STEP 15: BOTTLE CAPS, ANYONE?


At this point, youre probably wondering: Is he going to destroy the finish
and hammer bottle caps into the top just like Zakk?... HELL, NO! I just
spent the last 3 months finishing this guitar - why would I do something
crazy like that? (Maybe when the novelty wears off Ill do it!)
I had someone tell me that Zakk did what he did to that guitar because
another guitar player - someone from an 80s Glam Hair Band - had a
guitar with the rebel flag painted on it. So, in his disgust, he tortured that
Les Paul. If anyone can verify this or has more details, please email me Id love to know more about it.
Okay, since Im NOT going to be destroying my finish by hammering bottle
caps into the top, you may want to know how to do it yourself for the Rebel
Flag Les Paul you plan on painting. So, here goes.
Clamp your body down to a table or workbench so that it doesnt move
around. Then, take an electric sander and, without it touching the body yet,
turn it on. Once its powered up, tilt it on an angle and hit the body with just
the edge of the sander; dont lay it flat and start sanding away; do small
areas at a time.
FIG 69

30

HOW TO CREATE A FACTORY GUITAR FINISH WITH JUST A COUPLE OF SPRAY CANS!

STEP 15: BOTTLE CAPS, ANYONE?


If your goal is to MATCH Zakks destruction, doing little bits at a time will
lead to a more accurate defacing! (I cant believe Im explaining how to ruin
a finish.)
Your goal is to sand to bare wood, so keep sanding until the paint is gone
in the areas that need to be wood. Remember - youre sanding harsh
paints which contain chemicals, so its best to be wearing goggles and a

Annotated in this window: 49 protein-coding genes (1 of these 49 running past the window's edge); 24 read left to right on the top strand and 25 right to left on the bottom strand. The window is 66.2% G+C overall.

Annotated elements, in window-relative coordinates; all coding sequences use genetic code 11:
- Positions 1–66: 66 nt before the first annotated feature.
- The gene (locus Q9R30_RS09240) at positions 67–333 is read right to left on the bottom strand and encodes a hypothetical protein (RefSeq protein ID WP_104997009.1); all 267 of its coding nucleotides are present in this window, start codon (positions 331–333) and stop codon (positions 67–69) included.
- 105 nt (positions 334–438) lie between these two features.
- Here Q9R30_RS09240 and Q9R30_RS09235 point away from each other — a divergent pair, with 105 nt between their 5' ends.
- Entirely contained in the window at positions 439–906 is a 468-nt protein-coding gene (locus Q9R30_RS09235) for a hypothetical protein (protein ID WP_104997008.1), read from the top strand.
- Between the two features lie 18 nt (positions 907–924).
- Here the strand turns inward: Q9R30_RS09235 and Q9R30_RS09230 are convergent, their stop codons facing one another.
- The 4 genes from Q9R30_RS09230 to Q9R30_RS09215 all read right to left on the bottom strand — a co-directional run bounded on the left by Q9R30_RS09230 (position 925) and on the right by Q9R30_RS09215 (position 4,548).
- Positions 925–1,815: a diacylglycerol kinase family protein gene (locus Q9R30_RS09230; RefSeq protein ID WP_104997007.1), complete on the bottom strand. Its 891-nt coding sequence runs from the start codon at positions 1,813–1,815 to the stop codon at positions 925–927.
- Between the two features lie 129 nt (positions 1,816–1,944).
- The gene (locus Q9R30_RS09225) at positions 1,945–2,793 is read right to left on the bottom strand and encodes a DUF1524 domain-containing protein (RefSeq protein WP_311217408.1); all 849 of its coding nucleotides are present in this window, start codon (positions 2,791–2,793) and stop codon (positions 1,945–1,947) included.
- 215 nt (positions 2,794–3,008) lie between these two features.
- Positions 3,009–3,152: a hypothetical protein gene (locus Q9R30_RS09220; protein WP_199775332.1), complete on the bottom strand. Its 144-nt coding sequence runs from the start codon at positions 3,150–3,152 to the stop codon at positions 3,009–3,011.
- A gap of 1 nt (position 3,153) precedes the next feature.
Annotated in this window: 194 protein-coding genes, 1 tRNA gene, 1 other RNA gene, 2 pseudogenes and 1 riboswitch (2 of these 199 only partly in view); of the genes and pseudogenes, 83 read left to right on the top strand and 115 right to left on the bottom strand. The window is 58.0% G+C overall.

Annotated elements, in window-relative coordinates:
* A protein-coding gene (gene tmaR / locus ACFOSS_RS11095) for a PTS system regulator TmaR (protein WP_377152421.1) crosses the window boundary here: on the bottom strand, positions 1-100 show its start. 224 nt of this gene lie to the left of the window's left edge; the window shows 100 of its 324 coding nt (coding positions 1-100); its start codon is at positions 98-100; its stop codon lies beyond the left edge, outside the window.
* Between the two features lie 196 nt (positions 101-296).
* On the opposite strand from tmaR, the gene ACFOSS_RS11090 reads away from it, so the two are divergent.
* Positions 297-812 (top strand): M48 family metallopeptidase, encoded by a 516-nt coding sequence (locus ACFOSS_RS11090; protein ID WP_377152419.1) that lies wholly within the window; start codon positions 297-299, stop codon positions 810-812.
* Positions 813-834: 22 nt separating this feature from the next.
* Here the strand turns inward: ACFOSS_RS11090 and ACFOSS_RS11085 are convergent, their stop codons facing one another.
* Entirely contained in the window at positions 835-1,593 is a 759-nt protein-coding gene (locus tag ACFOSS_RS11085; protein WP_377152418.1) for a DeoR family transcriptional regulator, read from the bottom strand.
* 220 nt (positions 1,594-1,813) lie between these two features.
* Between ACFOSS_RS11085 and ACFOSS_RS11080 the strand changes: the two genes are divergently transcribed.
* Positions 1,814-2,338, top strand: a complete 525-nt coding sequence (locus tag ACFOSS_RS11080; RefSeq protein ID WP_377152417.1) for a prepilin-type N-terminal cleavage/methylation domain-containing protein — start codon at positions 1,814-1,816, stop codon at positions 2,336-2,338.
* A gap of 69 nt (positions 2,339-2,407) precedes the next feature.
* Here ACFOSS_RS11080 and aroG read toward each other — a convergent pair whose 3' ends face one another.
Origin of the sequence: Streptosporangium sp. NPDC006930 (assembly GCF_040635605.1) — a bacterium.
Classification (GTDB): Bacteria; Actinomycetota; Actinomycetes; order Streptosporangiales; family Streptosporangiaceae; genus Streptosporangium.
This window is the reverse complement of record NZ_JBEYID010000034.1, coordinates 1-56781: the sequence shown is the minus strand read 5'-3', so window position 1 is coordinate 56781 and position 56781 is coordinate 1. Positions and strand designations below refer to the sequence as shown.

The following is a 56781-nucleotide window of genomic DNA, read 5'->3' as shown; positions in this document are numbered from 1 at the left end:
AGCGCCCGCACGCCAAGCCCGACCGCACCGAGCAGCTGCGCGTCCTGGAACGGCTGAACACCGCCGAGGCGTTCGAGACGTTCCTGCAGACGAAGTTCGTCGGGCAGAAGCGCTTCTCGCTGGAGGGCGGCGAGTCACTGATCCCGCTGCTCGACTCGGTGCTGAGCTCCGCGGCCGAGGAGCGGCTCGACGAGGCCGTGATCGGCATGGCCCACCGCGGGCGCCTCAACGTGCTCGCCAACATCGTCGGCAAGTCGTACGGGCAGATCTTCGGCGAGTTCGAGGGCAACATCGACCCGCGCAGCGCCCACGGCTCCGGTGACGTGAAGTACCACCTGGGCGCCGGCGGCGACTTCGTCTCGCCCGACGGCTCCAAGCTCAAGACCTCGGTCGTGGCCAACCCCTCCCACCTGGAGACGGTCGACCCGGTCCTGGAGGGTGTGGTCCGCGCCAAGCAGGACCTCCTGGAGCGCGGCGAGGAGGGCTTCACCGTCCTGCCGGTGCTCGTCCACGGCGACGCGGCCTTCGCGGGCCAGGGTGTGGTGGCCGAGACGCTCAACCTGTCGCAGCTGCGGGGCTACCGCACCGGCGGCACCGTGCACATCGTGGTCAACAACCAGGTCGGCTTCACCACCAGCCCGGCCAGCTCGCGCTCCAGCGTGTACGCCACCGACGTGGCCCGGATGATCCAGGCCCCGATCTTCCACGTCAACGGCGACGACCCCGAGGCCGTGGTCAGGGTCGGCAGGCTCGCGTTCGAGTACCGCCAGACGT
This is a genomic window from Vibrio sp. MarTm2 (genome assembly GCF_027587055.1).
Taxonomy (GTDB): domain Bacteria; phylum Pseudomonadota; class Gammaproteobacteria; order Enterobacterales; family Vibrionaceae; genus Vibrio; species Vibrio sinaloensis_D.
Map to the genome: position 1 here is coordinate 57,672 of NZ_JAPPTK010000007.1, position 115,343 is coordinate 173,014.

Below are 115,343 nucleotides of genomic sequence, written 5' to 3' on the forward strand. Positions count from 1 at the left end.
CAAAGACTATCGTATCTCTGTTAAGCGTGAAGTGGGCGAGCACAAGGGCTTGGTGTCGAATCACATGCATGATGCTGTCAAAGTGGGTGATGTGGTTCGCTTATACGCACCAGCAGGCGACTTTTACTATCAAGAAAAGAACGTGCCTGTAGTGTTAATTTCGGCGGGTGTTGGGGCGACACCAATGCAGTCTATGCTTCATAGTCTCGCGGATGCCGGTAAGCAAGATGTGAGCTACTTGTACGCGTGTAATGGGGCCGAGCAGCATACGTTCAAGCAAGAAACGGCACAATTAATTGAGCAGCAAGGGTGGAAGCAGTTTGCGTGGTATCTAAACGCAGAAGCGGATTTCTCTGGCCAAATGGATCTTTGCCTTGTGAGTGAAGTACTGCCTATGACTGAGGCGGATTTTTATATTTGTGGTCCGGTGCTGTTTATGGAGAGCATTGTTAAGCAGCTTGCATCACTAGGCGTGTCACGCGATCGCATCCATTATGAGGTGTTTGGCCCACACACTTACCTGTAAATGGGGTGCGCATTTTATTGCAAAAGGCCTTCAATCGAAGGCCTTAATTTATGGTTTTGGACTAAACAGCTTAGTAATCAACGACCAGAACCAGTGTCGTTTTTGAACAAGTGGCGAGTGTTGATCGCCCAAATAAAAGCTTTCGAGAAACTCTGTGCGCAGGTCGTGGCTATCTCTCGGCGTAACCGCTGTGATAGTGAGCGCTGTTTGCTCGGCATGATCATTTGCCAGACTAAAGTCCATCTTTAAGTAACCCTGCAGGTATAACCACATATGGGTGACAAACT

face mask when doing this.
When youve defaced the guitar top and youve removed the areas that
needed to be sanded away, its time to move on to scratching the rest of
the design with a nail. Use FIG 69 as your guide. As you can see in that
photo, Zakk has dug quite deep, so make sure you have a good grip on
the nail when scratching.
When youve scratched and sanded the top as much as needed, youre
FIG 70

31

HOW TO CREATE A FACTORY GUITAR FINISH WITH JUST A COUPLE OF SPRAY CANS!

STEP 15: BOTTLE CAPS, ANYONE?


ready to move on to hammering in the bottle caps. (It looks like some of
the guitars surface has been burned. I really dont recommend you try this
unless you have a lot of experience with fire... I sure dont.)
Use FIG 70 as a guide to
which beer youre going to
have to buy and drink so that
it can be an accurate replica
to Zakks. Have all the caps
on hand before you begin.
I dont think theres any special technique youre going to
have to employ - just make
sure your body is still
clamped down when you
begin to hammer away. Its
not like you have to worry
about ruining your finish;
youve already done that!
It does look like the center of
the bottle caps on Zakks
guitar are knocked in while
the edges of the cap seem
intact. In other words, it looks
like he was hitting the center
of the cap rather than the
edges of the cap. He mayve
used a ball peen hammer to
knock them in.
It may take you a few tries
before youve got the right
amount of force required to keep them in place. As always, take your time if youre going to do this, try to do as accurate a job, and create as accurate a replica, as you can.
When youre done, snap a few pix and send them to me - Id love to see
your creation!

32

HOW TO CREATE A FACTORY GUITAR FINISH WITH JUST A COUPLE OF SPRAY CANS!

BREAKDOWN OF EXPENSES
Project REBEL - All parts were purchased on eBay
Les Paul Copy Body and Neck - $110
Tailpiece - $13
Tune-O-Matic Bridge - $10
Mighty Mite Humbuckers (2) - $35
Pickup Covers (Black EMG-looking covers) - $6
Tuning Pegs - $15
Speed Knobs - $8
Rhythm/Treble Switch - $15
Screws - $8 Back Plates - $10
Pickup Rings - $10
Jack Plate - $9
Input Jack - $5
---------TOTAL - $246
Average cost for paint and supplies for this guitar - $30 - $40

33